Venture Capital and the future of technology: the race in Artificial Intelligence and Cybersecurity

Forbes recently published an article discussing the race in AI (Artificial Intelligence) dominance. Currently the main competition is thought to center between the world’s top two economies, the United States and China.


The two countries are said to host some of the biggest and well-funded Artificial Intelligence companies in the world. However, the two economic superpowers do not hold absolute dominion in the AI space, the report said.


France, Israel, United Kingdom, and the United States all are equally strong when it comes to AI, with China, Canada, Germany, Japan, and South Korea equally close in their AI strategic strength, the article noted, citing a report from analyst firm Cognilytica.


The Artificial Intelligence Race


Artificial Intelligence is expected to carve out an even bigger role in society over the coming years as its use becomes normalized and integrated deeper into the tapestry of our everyday lives. Industries have already geared up to accept more and more of the technology in its space, with the normalization of smart factories, driverless cars, and the use of wearable technology in the healthcare sector.


A report by KPMG said venture capitalists the world over invested about US$12 billion in Artificial Intelligence, particularly in its use in industries such as healthcare, finance and transportation in 2017. This shows an increase of about 100% from the year-ago figure. For the fourth quarter of 2017, ten of the biggest venture capital deals were evenly distributed between China and the United States, the South China Morning Post reported, citing the KPMG report.


In the same year, China’s State Council released a three-step plan outlining the rationale behind its expectations of AI’s development and deployment. The county aims to build a 1 trillion yuan industry and become the world leader in Artificial Intelligence by 2030, according to a CNBC report. 


Fast forward a few years and the United State President Donald Trump released the American AI Initiative in 2019 which sketched out a broad plan for how the country can establish itself as a leader in the AI space. At the time of its release, it was noted that the initiative did not provide new research funds, and while it directs federal agencies to allocate money towards the cause, it did not indicate where the money would come from, according to Harvard Law School’s Jolt Digest.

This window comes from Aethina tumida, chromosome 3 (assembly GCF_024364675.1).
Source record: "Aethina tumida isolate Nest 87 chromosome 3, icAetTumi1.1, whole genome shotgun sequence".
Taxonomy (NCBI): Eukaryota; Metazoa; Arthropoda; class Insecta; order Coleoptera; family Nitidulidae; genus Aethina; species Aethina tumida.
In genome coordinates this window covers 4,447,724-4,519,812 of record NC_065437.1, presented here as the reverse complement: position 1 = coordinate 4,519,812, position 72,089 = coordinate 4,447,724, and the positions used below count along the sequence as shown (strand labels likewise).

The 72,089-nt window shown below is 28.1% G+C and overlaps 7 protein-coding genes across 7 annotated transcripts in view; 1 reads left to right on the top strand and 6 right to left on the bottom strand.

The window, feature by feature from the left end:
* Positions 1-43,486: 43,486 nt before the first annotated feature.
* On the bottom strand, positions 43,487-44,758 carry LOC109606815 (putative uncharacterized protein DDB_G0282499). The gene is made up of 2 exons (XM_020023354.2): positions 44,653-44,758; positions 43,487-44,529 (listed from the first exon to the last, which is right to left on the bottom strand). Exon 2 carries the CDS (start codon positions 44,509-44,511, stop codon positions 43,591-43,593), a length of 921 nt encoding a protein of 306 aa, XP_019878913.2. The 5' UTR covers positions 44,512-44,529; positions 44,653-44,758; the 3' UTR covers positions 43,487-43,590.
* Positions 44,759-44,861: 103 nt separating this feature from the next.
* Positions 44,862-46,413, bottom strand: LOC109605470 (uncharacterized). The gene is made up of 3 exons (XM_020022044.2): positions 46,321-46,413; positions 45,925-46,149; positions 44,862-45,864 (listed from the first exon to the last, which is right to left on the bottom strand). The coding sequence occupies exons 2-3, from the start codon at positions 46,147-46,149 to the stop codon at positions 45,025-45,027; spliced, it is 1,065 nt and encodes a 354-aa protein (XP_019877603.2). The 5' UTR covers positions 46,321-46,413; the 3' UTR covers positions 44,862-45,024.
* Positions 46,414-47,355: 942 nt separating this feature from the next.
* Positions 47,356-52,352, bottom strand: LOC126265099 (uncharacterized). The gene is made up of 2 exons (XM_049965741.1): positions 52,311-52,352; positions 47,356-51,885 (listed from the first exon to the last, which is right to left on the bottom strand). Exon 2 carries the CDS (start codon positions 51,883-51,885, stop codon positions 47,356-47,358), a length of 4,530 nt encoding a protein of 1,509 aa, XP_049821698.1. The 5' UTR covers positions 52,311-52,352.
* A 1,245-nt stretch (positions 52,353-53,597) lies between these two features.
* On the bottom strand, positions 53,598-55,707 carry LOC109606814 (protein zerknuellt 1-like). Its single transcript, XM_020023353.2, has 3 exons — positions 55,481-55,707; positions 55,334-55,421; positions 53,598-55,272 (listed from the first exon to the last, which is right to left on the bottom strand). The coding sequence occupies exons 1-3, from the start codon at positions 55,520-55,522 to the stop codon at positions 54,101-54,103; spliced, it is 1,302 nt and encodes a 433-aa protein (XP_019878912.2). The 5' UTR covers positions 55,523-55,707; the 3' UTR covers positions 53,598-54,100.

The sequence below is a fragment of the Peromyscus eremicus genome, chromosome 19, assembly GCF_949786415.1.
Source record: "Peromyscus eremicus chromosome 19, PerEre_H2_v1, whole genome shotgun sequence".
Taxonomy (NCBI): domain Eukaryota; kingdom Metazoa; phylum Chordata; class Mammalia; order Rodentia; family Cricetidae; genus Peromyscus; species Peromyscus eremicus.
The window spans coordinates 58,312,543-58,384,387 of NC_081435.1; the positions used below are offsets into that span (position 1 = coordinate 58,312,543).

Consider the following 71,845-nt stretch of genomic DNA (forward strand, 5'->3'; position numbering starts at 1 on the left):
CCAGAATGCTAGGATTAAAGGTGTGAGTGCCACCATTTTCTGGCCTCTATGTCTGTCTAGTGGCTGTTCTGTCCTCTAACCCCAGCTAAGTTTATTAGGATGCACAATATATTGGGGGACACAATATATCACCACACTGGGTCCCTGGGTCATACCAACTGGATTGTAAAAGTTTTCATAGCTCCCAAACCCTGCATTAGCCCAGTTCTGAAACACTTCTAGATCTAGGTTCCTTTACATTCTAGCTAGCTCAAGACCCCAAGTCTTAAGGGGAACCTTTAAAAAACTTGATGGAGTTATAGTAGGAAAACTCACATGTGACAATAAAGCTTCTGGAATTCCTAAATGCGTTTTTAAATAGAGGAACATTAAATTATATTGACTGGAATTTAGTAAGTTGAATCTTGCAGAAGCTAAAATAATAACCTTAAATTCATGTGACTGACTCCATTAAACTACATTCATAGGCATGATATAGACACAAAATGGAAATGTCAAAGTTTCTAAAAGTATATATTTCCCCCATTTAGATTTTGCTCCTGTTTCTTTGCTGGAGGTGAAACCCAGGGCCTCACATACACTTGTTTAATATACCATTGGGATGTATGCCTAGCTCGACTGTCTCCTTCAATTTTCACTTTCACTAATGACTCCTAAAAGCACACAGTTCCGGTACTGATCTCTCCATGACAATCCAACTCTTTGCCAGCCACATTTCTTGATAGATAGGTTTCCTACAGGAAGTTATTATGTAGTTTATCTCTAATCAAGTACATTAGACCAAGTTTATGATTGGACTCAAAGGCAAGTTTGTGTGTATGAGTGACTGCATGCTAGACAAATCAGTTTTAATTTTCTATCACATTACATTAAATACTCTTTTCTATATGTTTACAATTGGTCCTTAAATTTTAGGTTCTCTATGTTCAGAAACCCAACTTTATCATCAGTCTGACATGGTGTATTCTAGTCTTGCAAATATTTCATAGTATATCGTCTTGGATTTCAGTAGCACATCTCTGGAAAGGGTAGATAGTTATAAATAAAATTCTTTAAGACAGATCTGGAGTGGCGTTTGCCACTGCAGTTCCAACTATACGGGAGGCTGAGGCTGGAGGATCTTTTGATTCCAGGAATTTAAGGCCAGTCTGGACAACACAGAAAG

More recently, the White House Federal agencies, in a bid to foster public trust in AI systems, is said to be establishing guidance for AI development and use across different types of technology and industrial sectors. In January 2020, the White House proposed AI regulatory principles for the use of AI in the private sector.


The Concern Over Cybersecurity


As technology gets more deeply embedded into our everyday lives, the more at risk we become to its vulnerabilities, hence the spate of cybersecurity attacks targeting government institutions as well as the private sector over the years.

The United States government has seen the dangers of cyberattacks such as ransomware and moved to pass the Department of Homeland Security (DHS) Cyber Hunt and Incident Response Teams Act in response to the rising threat.


“Cyber security is continually growing more and more complex, and it is more and more urgent not only for large corporations like banks and large companies, but also for your own personal lives,” said Wilson Lin, head of Cyber NYC, a city initiative of the Economic Development Corporation. “There are new stories every day, every week about some large credit agency or large hotel chain being hacked. People are continually realizing that we are vulnerable, and a lot of our personal data is at risk.”


Just this February, New York City moved to team up with Israeli venture capital firm Jerusalem Venture Partners (JVP) to open a cybersecurity center in Manhattan to drive a $100 million initiative – which includes a $30 million contribution from the city – that aims to create jobs and transform the city into a global leader in cyber innovation.


Jerusalem Venture Partners is said to be working with the mayor’s office and the Economic Development Corporation of New York, according to news sources. JVP Chairman Erel Margalit said that about 30 companies are currently up and running in the center.


A whitepaper on cybersecurity noted that the global market grew from $3.5 billion in 2004 to about $138 billion in 2017 – over 39x in 13 years. It doesn’t seem likely that the sector will halt its upward trajectory, at least not in the near term. The Worldwide Semiannual Security Spending Guide from International Data Corporation said global spending on security solutions will reach a compound annual growth rate of 9.2% over the 2018-2022 forecast period and amount to $133.8 billion in 2022.